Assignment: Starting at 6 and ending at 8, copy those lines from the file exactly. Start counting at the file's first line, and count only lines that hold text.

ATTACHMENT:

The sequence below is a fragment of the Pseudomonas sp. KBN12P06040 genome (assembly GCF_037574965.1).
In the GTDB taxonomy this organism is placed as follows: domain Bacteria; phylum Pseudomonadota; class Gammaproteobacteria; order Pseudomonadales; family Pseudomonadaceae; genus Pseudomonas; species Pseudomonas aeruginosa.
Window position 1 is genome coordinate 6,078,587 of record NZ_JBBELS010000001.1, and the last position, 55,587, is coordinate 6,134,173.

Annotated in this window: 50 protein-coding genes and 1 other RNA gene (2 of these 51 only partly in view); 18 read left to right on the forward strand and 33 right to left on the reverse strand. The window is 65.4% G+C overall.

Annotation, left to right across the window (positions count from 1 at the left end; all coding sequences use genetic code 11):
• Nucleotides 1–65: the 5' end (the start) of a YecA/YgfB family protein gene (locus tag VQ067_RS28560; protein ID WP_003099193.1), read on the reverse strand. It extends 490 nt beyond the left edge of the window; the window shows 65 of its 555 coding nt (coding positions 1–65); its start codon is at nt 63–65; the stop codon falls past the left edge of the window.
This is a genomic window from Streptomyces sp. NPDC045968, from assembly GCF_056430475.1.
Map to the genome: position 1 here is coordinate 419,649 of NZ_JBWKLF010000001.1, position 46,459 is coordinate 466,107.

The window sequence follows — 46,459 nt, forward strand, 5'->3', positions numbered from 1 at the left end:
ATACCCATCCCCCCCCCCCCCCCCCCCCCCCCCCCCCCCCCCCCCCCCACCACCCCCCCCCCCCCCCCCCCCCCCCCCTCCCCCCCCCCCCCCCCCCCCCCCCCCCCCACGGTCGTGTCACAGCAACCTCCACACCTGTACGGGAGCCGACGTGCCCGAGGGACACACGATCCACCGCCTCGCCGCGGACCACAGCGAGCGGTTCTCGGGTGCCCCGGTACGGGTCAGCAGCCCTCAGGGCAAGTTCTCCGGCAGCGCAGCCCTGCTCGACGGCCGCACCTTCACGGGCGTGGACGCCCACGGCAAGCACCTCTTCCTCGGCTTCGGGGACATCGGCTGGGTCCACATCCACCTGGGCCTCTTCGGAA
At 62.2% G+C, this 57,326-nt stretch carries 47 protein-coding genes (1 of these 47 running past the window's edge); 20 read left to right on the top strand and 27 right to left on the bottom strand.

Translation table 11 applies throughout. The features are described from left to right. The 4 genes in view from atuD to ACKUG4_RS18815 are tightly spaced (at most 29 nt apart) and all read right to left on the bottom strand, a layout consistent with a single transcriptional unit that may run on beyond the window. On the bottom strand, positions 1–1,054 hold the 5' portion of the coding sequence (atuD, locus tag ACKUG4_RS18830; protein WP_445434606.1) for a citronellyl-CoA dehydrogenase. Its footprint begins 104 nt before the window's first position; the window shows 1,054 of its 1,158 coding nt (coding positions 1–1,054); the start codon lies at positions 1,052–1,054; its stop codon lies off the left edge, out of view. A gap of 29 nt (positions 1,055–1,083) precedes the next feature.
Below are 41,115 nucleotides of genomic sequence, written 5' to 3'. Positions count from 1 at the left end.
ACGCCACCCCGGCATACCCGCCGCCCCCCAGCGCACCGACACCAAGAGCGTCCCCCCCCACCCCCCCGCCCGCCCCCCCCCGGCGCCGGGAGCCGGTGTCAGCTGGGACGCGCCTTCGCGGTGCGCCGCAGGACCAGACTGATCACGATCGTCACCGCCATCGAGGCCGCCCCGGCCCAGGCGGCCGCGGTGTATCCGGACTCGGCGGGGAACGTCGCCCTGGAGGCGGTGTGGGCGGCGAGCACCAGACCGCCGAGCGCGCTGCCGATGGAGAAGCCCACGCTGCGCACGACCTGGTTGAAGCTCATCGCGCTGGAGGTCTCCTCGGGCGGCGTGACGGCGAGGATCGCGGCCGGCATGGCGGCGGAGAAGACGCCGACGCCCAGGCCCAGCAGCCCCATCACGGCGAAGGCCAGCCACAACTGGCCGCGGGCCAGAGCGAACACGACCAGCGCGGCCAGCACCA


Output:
• Nucleotides 1–65: the 5' end (the start) of a YecA/YgfB family protein gene (locus tag VQ067_RS28560; protein ID WP_003099193.1), read on the reverse strand. It extends 490 nt beyond the left edge of the window; the window shows 65 of its 555 coding nt (coding positions 1–65); its start codon is at nt 63–65; the stop codon falls past the left edge of the window.
This is a genomic window from Streptomyces sp. NPDC045968, from assembly GCF_056430475.1.
Map to the genome: position 1 here is coordinate 419,649 of NZ_JBWKLF010000001.1, position 46,459 is coordinate 466,107.